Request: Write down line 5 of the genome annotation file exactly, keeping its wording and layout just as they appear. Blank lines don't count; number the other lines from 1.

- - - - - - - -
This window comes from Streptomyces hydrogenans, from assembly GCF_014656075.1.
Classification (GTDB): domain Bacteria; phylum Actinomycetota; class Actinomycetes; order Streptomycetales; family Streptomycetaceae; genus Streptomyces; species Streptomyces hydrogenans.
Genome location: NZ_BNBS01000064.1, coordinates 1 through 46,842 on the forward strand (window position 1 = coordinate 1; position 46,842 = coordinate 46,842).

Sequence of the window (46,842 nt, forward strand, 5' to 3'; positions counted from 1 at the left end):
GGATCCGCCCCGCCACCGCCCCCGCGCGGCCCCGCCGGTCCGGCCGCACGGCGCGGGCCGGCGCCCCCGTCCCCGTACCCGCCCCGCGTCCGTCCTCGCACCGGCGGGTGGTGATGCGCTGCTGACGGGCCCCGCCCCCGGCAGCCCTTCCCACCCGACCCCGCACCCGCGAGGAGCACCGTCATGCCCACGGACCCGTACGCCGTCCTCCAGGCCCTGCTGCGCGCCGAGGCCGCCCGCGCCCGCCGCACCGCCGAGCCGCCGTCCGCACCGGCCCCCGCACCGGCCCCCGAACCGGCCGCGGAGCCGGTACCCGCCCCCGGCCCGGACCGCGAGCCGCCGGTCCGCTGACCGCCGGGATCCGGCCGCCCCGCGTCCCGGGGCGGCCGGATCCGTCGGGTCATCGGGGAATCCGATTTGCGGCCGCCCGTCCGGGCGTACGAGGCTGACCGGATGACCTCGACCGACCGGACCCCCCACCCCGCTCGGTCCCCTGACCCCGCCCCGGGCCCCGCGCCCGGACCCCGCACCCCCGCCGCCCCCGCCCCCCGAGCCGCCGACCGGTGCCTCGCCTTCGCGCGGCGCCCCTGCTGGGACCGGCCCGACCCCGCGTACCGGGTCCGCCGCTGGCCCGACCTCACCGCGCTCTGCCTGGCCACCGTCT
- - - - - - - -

GGATCCGCCCCGCCACCGCCCCCGCGCGGCCCCGCCGGTCCGGCCGCACGGCGCGGGCCGGCGCCCCCGTCCCCGTACCCGCCCCGCGTCCGTCCTCGCACCGGCGGGTGGTGATGCGCTGCTGACGGGCCCCGCCCCCGGCAGCCCTTCCCACCCGACCCCGCACCCGCGAGGAGCACCGTCATGCCCACGGACCCGTACGCCGTCCTCCAGGCCCTGCTGCGCGCCGAGGCCGCCCGCGCCCGCCGCACCGCCGAGCCGCCGTCCGCACCGGCCCCCGCACCGGCCCCCGAACCGGCCGCGGAGCCGGTACCCGCCCCCGGCCCGGACCGCGAGCCGCCGGTCCGCTGACCGCCGGGATCCGGCCGCCCCGCGTCCCGGGGCGGCCGGATCCGTCGGGTCATCGGGGAATCCGATTTGCGGCCGCCCGTCCGGGCGTACGAGGCTGACCGGATGACCTCGACCGACCGGACCCCCCACCCCGCTCGGTCCCCTGACCCCGCCCCGGGCCCCGCGCCCGGACCCCGCACCCCCGCCGCCCCCGCCCCCCGAGCCGCCGACCGGTGCCTCGCCTTCGCGCGGCGCCCCTGCTGGGACCGGCCCGACCCCGCGTACCGGGTCCGCCGCTGGCCCGACCTCACCGCGCTCTGCCTGGCCACCGTCT